Lincoln’s Turmoil: The War for Principles

In any endeavor to measure the rectitude of some chosen course of action, one must first resolve to standardize and clearly define the component parts of the situation: the designated purpose of an individual or group, the forces acting against them, and the measure to which they or their opponent forces prevailed upon the other. In a case so arduous and wrought with historical interpretation and reinterpretation as the American Civil War, the contentious opinions as to the true nature of its underlying conflict (whether it was more a matter of states’ rights or one of slavery) soon make it difficult to derive the degree of success enjoyed by its victors- by measure not simply in military terms, but in terms of their principles. Yet no matter which principles were applauded and which cast asunder by the end of our nation’s bloodiest war, none can contest that it was a conflict of principles and, unequivocally, a man of principles who brought this conflict into being. His campaign was not deliberately provocative or sensationalist in its language, but rather set out to establish certain moral imperatives which, by their very nature, were bound to incite a great deal of unrest in slaveholding states. His demeanor, though at the outset perhaps a bit naïve and inexperienced, was not excitatory, but instead strove failingly for a diplomacy which betrayed the profundity of the challenge which he posed to them.

By November 1860, Abraham Lincoln’s election to the presidency of the United States without the support of a single Southern vote in the electoral college signaled not only an adjustment of the nation’s political locus away from the agrarian slave states, but also the rise of a leader whose persona was his principles and an unyielding allegiance thereto- principles which, despite the relative plainness with which he may have stated them, were accurately perceived by the future Confederate states to be diametrically opposed to their very way of life. To the future Confederate states, the election of a “black Republican” from Illinois denoted the zealous rise of ambitious powers in the northern states to foster their own economy by actively undermining that of the South. Their perceived strategy: to divest the South of her oldest and most fundamental institution, slavery. The South’s response, though more gradual and initially reluctant than is usually conceded in history books, was nonetheless ultimately decisive- they would secede. The ensuing five years in America’s history would prove some of her most anguished, most portentous, her bloodiest, and most tragic. Whether its breakpoint- the secession of eleven states from a union of thirty- could have been dissuaded is a question which examines the delicate balance between principle and diplomacy and can be best answered not solely by an examination of Lincoln’s early actions as president, but most importantly, as the Southern states knew him on the day that seven of them chose to secede. As a candidate and as president-elect, Abraham Lincoln’s speeches and reputation struck such an ominous chord in southerners as rung across countless fields of battle for five long years and fueled their discontent so violently as to turn brother against brother, nearly bringing the greatest nation that had ever been to its knees.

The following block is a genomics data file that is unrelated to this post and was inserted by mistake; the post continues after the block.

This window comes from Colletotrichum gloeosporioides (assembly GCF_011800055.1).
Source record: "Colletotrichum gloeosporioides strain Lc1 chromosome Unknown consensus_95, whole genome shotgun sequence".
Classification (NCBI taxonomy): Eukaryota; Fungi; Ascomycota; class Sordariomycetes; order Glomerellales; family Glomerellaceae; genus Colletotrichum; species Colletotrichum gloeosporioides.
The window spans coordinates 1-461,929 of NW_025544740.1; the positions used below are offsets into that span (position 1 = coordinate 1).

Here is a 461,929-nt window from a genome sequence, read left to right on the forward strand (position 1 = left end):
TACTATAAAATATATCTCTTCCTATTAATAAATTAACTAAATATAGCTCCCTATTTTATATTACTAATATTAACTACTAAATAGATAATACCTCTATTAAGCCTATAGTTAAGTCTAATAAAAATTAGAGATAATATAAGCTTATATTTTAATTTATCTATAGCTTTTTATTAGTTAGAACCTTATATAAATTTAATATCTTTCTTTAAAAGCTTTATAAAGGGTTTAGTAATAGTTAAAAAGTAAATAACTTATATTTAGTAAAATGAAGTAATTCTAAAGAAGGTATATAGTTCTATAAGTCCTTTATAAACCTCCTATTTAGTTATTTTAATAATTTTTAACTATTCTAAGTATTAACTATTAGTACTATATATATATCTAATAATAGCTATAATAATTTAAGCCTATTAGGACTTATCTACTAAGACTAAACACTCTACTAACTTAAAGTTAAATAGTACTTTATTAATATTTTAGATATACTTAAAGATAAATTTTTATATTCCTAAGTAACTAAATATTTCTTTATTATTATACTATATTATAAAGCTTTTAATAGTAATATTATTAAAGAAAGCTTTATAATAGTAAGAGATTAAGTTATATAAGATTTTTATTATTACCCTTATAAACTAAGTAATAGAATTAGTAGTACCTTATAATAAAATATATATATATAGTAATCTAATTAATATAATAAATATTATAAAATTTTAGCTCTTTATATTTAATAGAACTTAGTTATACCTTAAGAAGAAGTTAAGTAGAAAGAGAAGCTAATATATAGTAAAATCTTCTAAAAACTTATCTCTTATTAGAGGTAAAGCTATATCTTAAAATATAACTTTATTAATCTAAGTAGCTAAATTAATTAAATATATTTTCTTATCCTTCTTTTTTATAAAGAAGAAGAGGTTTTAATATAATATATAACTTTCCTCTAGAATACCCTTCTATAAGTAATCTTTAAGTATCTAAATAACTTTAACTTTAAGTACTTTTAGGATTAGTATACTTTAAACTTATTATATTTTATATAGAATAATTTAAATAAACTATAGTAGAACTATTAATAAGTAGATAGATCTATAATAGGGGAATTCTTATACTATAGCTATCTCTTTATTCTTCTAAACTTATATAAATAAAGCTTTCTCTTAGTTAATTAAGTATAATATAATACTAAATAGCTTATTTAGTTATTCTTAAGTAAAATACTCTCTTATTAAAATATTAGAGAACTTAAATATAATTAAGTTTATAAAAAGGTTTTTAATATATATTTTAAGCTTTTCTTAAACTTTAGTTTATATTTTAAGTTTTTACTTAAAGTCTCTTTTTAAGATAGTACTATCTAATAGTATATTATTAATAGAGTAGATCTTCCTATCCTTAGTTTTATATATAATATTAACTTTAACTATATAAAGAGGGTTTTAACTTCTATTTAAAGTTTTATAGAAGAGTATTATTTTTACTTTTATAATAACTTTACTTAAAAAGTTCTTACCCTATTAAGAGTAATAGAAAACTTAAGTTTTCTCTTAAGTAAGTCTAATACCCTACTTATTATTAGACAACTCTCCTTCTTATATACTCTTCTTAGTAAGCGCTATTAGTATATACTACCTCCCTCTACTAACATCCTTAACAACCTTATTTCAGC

In the eyes of the South, the election of 1860 posed no great dilemma. The already Democratic-leaning region looked on as the Republican candidate came to embody all of the imposing perpetrations brought upon them by the northern states for years. The Republican party, by its very design and intention, was as vehemently opposed to the institution of slavery as the South was for it and Lincoln, as Richard Hofstadter notes in his study of the sixteenth president was, “as a politician… no maverick” (1). He was willing to change parties from Whig to Republican when the old party no longer best suited his views, but, once allied, was not likely to veer from party lines. Thus, if elected, Lincoln could be counted on to pursue Republican aims. And for a southerner to hear the more excitatory abolitionist language of Lincoln’s fellow party members- notably future secretary of state William Seward, who said in his infamous “Irrepressible Conflict” speech that, “The United States must and will, sooner or later, become entirely a slaveholding nation or entirely a free-labor nation.”(1) – it takes no breadth of imagination to know the threat to their livelihoods that they perceived in the election of the new president from Illinois.